Jordan Lake: On June 5, 2020, Captain Doug and I, while out on Jordan Lake, came across a great blue heron.  He had somehow peeled his face from the corner of his beak to just in front of his eye.  We both wondered if he would be able to heal.  Captain Doug kept an eye out for the heron as the weeks went by, but didn’t see him.  Then on September 16, 15 weeks later, we found the great blue heron.  Eye still bright.  Skin scarred around the eye and pulling it into an oval, but the bird looked just fine.  Does have a very distinct look.  Whew!!!

Jordan Lake, Haw River: Feathered Kinetic Energy smoothly surges from the toes through to the sharp beak as this great blue heron launches and displays that energy that is possessed by a body because of its motion. The physics of kinetic energy explained by a single bird.

Jordan Lake, Haw River: While out with Captain Doug on the lake yesterday, we spotted this fledgling great blue heron. The youngster was hatched this spring, but, his young age doesn’t keep him from knowing with absolute certainty that all of the shoreline belongs to him. He walked the fallen tree to the end and surveyed his world.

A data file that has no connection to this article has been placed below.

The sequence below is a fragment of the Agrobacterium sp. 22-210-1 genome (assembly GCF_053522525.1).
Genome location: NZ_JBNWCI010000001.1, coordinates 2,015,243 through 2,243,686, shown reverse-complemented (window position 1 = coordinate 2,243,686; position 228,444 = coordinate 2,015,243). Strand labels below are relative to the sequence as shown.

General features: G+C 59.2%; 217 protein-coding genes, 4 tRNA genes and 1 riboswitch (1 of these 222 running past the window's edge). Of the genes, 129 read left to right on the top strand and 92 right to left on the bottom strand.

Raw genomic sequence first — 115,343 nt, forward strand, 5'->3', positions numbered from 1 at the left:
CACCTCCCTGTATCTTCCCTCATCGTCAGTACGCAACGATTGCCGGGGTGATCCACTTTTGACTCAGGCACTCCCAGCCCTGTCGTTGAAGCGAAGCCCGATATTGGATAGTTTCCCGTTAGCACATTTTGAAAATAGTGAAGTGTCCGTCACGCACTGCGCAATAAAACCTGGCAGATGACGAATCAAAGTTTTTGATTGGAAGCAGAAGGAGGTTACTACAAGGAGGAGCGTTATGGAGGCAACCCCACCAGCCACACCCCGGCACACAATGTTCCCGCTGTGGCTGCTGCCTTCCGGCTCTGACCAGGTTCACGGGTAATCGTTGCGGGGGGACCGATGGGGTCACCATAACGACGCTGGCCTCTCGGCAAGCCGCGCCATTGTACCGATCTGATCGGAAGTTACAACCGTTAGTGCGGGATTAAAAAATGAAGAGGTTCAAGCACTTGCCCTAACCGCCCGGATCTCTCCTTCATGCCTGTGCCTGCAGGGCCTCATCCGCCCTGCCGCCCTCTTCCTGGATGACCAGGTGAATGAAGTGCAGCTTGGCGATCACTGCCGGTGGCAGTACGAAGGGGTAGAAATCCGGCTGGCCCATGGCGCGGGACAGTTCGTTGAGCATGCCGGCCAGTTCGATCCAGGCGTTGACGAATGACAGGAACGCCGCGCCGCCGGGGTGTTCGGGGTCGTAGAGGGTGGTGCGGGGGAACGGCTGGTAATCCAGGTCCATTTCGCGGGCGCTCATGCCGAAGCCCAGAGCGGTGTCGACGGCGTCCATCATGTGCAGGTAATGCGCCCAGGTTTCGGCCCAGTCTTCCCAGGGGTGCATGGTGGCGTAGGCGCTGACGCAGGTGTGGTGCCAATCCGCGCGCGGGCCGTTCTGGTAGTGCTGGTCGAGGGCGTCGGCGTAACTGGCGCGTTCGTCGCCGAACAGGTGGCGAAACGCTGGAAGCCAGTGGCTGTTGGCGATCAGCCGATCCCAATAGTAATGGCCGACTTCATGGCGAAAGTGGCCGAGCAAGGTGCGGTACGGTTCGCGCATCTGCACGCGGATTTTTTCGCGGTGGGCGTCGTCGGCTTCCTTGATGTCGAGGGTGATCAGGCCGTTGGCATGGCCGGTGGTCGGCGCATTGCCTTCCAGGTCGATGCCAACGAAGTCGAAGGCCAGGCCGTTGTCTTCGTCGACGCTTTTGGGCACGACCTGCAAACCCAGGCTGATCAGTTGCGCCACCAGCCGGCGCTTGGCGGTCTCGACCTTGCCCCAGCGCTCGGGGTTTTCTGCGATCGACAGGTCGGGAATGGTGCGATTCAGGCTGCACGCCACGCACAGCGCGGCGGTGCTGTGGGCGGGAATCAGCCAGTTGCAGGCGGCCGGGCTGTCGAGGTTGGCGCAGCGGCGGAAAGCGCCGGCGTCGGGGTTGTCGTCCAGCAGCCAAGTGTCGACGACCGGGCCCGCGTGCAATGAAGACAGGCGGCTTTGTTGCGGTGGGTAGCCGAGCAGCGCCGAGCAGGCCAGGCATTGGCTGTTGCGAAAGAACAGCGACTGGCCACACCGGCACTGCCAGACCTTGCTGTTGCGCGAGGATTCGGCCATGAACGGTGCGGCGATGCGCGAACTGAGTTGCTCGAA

Jordan Lake Dam, Haw River: Great blue herons are very territorial, and are that way from the moment they fledge from the nest.  Each bird wants his share on the shoreline … and will fight to maintain control of the area.  The fledgling great blue heron tried to land on the shore of the riprap.  He was promptly flattened by a subadult great blue heron – about 1 1/2 years-old – who had a stake on that piece of property.  The ensuing fight was loud and quite aggressive on both sides.  The fledgeling is the one whose head is mostly a mottled brown and the subadult has a lot of white on his face and the beginning of the black striped cap of an adult.  Neither bird seemed worse for the fight as the fledgling, for the moment relinquishing thoughts of acquiring the piece of shoreline, headed for the opposite side of the river.  It finally got quiet on the riprap.

The sun was hot and bright.  The Haw River was running gently.  A great blue heron fledgling was fishing … sometimes he got his fish … sometimes he missed.  Practice is both the key to the catch and the key to getting the fish from the front of the beak to inside the beak and down the throat!